Waka Waka: This Time for Barranquilla (& more!)
After the Ciudad Perdida trek, Jolein & I parted ways & I was truly on my own for the first time! I headed back to Santa Marta, where I spent a few low-key days without much on the agenda besides beach time. I stayed at the Masaya hostel, which is a special experience in & of itself. The hostel is welcoming & boasts a rooftop bar & pool from which you can watch the sun set into the Sierra Nevada. Outside of enjoying the hostel, I spent one day at Playa Grande - just a short bus & boat ride from the center of Santa Marta. The day I spent there was a public holiday in Colombia & the beach was definitely a popular spot, but a bit crowded. Apparently, the gem of the Santa Marta region is Tayrona Park, a secluded beach paradise & national park famous for its natural beauty. I’ve only heard rave reviews about Tayrona Park & wish I had been - it’s definitely on my bucket list.
From Santa Marta, Eduar (a friend I met who worked at Masaya), a few traveler friends & I left to spend an evening in the remote mountain town of Minca. Minca is a little tropical oasis, its nature (including waterfalls) the true draw of the village. In the area, it’s possible to take several different hikes & go for a dip in refreshing natural pools & rivers. Our hostel itself, Casa Lomo, was a charming getaway - constructed of wood, with hammocks hanging from every open space & beautiful views of the nearby valley. Part of the charm of Casa Lomo was that it was a no wi-fi zone. As a result, my friends & I passed an evening by candlelight - playing games, laughing & truly enjoying each other’s company. There’s something about just connecting with your surroundings, and that’s what Minca has to offer. Check out the vibe of Casa Lomo for yourself at http://www.casalomaminca.com/.
Next up was Barrrrrrrranquilla! Although Barranquilla wasn’t originally on the list of places I intended to visit in Colombia, I decided to take up the offer my friend Yomaira (from my Ciudad Perdida hike) extended to me to visit her. Yomaira went out of her way to show me the beauty of Barranquilla & the depth of its history & its people. We probably spent an entire morning at the impressive Museo del Caribe (Museum of the Caribbean) - highlights of the museum included an interactive display reflecting people of various Colombian cultures & their respective styles of dress & music, as well as a tribute to Gabriel García Márquez & his life’s works. It was so fun to have Yomaira’s insight at the museum - she had a real enthusiasm for explaining the make-up & origins Colombia’s peoples, giving me little tidbits of information about various indigenous tribes & the influences for specific types of traditional dress & music, for example. Another day, Yomaira & her husband Rafael took me to a free museum called Sala del Carnaval Elsa Caridi. The museum is modest, but fun, & gives you a look into the real draw of Barranquilla - Carnaval.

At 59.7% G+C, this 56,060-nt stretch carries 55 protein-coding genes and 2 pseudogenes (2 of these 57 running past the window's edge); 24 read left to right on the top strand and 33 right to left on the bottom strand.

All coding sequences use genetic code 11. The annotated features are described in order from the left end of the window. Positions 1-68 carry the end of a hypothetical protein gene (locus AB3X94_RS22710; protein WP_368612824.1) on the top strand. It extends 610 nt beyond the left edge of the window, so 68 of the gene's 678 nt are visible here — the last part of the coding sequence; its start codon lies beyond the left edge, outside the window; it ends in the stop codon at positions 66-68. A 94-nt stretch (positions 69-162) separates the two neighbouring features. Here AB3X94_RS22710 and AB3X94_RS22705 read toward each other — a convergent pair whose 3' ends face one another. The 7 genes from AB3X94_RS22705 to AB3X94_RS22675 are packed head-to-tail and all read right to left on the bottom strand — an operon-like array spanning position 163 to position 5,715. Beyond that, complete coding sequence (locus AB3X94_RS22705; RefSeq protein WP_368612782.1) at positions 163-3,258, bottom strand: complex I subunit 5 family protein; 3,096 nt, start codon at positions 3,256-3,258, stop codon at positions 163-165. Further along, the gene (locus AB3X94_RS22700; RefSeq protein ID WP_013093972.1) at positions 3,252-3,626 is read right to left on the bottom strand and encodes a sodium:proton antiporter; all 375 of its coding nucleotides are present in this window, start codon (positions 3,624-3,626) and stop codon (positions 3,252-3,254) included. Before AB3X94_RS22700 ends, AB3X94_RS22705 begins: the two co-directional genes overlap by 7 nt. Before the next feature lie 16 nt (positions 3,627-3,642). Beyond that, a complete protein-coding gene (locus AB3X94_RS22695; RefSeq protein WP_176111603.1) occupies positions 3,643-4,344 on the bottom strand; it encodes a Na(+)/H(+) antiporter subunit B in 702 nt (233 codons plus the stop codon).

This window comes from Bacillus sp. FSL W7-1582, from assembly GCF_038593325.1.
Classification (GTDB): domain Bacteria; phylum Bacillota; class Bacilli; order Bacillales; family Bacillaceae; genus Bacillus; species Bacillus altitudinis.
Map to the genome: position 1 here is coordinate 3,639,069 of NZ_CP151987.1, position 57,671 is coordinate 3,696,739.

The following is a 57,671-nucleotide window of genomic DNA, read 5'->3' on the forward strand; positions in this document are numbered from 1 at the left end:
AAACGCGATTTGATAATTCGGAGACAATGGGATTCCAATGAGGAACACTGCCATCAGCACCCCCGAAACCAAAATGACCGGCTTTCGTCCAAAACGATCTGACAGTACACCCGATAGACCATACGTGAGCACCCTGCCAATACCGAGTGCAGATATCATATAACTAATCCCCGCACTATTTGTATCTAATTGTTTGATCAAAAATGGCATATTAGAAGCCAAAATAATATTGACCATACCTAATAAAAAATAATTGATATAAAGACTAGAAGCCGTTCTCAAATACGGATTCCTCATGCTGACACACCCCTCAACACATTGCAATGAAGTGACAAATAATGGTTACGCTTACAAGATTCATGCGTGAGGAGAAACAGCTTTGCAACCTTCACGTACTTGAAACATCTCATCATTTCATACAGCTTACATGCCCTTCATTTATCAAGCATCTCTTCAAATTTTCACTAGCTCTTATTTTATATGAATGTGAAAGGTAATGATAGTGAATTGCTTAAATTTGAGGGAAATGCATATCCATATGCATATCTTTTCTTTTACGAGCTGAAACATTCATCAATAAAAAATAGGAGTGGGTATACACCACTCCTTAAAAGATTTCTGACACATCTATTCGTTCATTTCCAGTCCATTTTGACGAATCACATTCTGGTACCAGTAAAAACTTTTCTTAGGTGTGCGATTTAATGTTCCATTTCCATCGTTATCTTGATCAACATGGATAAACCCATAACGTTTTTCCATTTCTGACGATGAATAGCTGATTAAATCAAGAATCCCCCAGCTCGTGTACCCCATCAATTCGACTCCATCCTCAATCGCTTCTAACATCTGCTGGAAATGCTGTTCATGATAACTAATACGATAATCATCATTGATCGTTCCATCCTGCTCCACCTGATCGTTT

La Troja, a colorful outdoor patio bar with loud music & LOTS of dancing, is something you CAN’T miss in Barranquilla. On weekend nights, probably hundreds of Colombians cram into La Troja to enjoy drinks with friends and to salsa. And the moves of the Barranquilleros will amaze you - Shakira hails from Barranquilla & Yomaira told me they used to watch her perform at local restaurants as a young girl. I’m certain I stared open-mouthed in awe at the dancing skill of my neighbors at La Troja until they shared enough of their aguardiente to make me really believe in my own dance moves. It was a great night & definitely my favorite with my wonderful hosts!
Another highlight from Barranquilla was the evening we spent at home when Yomaira shared with me her knowledge of the Colombian dance known as cumbia. Cumbia is often danced in groups of men-women pairs, with the women wearing beautiful, long, flowy skirts. Yomaira let me try on her own skirt & explained the movements of cumbia & the meaning behind them. She explained the origins of the dance as a courtship ritual and that though the woman’s movements in the dance are highly flirtatious, she is never totally brought under the man’s power. The man works hard to lure the woman, but each time the man gets too close, the woman then steps away. The dance itself is beautiful, but its origin is even more fascinating & enlightening. See http://discovercolombia.com/cumbia-the-rhythm-of-colombia/ for more. :)
On the outskirts of Barranquilla, we also enjoyed a few outdoor activities. We spent a nice Sunday afternoon walking the Barranquilla boardwalk at the Magdalena River & enjoying the company of many Colombian families while doing so. Rafael told me about the infamous Barranquilla arroyos; heavy rains in Barranquilla often cause the roads to rapidly turn into fast-flowing (& dangerous!) streams that sweep out to the Magdalena River taking everything in their path with them. Although the city has engineering projects ongoing to combat the problem, it's something you have to be alert for! Another day we spent outside of the city at Playa de Santa Veronica, which was beautiful & more than I had expected!
After several days in great company, I left Barranquilla for Medellín with the knowledge that I have to return someday - probably to experience Carnaval! Although Barranquilla isn’t a tourism hotspot outside of that time of year, if you do it right, it won’t let you down!